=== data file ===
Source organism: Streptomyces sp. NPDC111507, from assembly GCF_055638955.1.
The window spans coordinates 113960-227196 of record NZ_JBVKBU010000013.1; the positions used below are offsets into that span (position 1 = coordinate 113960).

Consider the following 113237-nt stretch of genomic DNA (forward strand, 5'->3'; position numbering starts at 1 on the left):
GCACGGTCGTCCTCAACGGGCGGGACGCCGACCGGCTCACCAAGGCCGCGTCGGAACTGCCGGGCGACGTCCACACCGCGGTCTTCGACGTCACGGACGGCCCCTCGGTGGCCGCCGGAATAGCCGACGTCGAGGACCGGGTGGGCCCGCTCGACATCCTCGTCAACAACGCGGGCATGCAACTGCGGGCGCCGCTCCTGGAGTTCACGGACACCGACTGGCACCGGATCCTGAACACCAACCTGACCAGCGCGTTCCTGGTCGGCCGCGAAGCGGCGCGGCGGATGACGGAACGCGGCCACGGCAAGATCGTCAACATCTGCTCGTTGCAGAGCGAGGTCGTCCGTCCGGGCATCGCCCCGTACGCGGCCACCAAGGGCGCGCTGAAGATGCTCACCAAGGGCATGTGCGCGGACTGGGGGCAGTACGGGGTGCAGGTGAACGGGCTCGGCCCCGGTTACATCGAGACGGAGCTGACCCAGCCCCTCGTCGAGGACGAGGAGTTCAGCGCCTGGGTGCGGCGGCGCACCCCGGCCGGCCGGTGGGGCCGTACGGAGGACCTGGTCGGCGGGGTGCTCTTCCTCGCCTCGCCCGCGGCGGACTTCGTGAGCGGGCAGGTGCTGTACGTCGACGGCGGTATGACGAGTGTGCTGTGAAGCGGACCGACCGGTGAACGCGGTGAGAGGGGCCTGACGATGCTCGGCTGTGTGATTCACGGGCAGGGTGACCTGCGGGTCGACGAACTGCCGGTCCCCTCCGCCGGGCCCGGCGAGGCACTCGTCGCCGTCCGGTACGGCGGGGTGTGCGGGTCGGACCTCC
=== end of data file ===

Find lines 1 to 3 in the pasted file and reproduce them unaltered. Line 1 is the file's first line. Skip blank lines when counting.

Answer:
Source organism: Streptomyces sp. NPDC111507, from assembly GCF_055638955.1.
The window spans coordinates 113960-227196 of record NZ_JBVKBU010000013.1; the positions used below are offsets into that span (position 1 = coordinate 113960).

Consider the following 113237-nt stretch of genomic DNA (forward strand, 5'->3'; position numbering starts at 1 on the left):